She added that the YA titles “are great this year”, but said that in terms of sales, the WBD titles aimed at older readers “tend to trickle out, rather than rush”. Ruth Swindon, owner of The Bookworm in Golders Green in north London echoed this, saying: “The YA titles don’t generally sell for us; I don’t think older children want a £1 book.” Lee agreed that the YA titles were “always more difficult”, adding: “Teenagers can be really picky about what they want to read, so having two titles is limiting. However, those who enjoy reading will use their voucher to have £1 off a book of their choice, which is better for us in many ways.”

Grant said teenagers were “still a key element” of WBD’s campaign, but this year its focus will switch to schools events for teens, following two years of it running online event WBD Teenfest. It has produced a video for secondary schools featuring authors Gemma Cairney, Juno Dawson, Laura Dockrill and Alex Wheatle, as well as a document outlining ways in which secondary schools can encourage reading for pleasure, as “we often receive feedback that [children] struggle to find ways to do this”, Grant said. YA podcasts—including extracts from books by Patrick Ness, Meg Rosoff, Malorie Blackman and Francis Hardinge—will also be available.

There were mixed views about this year’s WBD titles coming wholly from established authors and brands. Brikmane said she “would love to see début authors/illustrators on the list as well”, but Julie Ward, owner of The Book Nook, said the selection “gives every child the opportunity to choose a book they would love to have—even the most reluctant of readers.” Grant said WBD was “very keen to champion new authors”, and that it does so by including extracts by emerging authors at the back of its £1 books and on reading lists it distributes, as “we have learned that the campaign is not a launchpad for new authors, but that success is driven by spearheading the campaign with big authors/illustrators/brands, which then drives the conversation about books and footfall into stores, where new authors can be discovered.”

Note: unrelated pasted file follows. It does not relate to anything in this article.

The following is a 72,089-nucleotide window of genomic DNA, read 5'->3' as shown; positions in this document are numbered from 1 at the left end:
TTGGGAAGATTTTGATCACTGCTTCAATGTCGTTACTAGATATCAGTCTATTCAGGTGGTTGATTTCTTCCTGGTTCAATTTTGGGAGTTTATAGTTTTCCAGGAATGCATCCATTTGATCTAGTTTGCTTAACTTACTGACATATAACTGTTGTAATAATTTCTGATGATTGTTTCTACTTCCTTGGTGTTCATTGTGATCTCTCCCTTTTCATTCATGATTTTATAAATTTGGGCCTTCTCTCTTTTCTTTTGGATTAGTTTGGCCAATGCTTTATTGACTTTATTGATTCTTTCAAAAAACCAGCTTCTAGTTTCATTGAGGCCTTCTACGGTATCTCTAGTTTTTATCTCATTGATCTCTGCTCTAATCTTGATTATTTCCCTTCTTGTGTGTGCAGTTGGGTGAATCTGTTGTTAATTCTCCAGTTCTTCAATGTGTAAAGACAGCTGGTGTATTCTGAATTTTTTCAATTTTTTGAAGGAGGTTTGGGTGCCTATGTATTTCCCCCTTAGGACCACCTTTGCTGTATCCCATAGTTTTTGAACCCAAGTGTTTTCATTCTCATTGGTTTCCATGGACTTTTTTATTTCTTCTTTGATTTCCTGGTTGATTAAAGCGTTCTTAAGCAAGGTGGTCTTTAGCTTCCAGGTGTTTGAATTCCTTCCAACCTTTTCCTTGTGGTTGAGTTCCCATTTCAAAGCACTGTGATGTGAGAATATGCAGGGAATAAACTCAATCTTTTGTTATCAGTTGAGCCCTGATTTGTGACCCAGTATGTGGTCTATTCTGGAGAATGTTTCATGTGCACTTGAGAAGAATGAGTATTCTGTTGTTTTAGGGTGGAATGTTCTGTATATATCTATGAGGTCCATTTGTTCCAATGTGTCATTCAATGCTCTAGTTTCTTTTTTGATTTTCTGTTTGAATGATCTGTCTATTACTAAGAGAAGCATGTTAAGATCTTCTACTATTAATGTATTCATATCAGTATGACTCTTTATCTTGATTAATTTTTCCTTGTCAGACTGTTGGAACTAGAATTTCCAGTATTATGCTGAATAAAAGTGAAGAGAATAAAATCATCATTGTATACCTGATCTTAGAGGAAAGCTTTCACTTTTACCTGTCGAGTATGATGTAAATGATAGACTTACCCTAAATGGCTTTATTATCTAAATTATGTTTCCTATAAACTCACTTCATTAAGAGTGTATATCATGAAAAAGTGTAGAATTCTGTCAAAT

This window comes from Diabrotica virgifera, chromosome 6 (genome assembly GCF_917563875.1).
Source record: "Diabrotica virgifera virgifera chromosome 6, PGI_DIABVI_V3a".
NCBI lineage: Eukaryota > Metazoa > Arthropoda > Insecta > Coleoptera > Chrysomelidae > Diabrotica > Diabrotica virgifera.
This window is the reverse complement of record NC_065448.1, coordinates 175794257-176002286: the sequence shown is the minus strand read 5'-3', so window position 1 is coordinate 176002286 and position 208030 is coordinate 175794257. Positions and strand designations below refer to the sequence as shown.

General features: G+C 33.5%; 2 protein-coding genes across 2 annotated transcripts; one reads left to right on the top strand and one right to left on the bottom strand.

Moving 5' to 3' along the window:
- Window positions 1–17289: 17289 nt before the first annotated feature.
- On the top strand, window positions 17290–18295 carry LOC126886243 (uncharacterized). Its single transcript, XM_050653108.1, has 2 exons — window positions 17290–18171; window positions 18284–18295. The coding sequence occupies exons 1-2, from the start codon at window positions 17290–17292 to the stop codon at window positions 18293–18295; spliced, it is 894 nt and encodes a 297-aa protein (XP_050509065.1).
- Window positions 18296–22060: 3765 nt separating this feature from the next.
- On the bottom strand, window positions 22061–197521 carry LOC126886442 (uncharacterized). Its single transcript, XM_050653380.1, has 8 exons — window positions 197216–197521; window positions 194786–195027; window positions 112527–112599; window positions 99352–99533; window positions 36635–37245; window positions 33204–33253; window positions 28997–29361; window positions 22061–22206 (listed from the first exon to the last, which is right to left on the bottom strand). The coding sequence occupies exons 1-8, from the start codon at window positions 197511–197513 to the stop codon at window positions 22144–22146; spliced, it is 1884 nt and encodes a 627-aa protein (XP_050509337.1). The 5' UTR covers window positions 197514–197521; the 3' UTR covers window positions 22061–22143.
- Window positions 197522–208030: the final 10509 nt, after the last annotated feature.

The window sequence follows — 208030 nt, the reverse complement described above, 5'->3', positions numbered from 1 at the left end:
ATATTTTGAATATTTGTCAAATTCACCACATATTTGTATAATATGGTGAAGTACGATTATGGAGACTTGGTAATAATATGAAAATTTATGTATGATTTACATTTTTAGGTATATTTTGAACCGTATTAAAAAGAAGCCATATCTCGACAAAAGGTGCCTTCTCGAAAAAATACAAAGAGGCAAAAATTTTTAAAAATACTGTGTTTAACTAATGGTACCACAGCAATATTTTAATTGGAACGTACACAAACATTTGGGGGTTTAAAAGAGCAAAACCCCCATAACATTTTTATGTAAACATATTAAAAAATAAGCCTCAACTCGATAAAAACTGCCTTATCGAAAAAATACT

Retailers are expecting to benefit from increased footfall around WBD, with Brikmane saying the celebrations “always bring new customers to the shop”. Radford said that while sales are only improved “slightly” by WBD, footfall “goes up considerably” and “new visitors then come back, which has a positive impact on sales following WBD.”

Lee said WBD sales were “always good” but “can have the effect of skewing sales”, as it is usually followed by a sales slump until Easter. Ward added: “The WBD initiative creates an amazing buzz throughout the month. It has become a key event in the school calendar and certainly helps promote books and reading nationally.”

When considering why WBD is still important 20 years after the campaign launched, Grant cited new research conducted with the National Literacy Trust for the anniversary, the results of which will be released on 2nd March.

She said: “Literacy standards are in jeopardy and for so many children today, books are not present in their lives. WBD gives them the opportunity to select and own a book of their own—often for the first time. It’s also a moment to celebrate the wildly imaginative landscape of books for children and young people, and the fun and pleasure that can be derived from a good book.”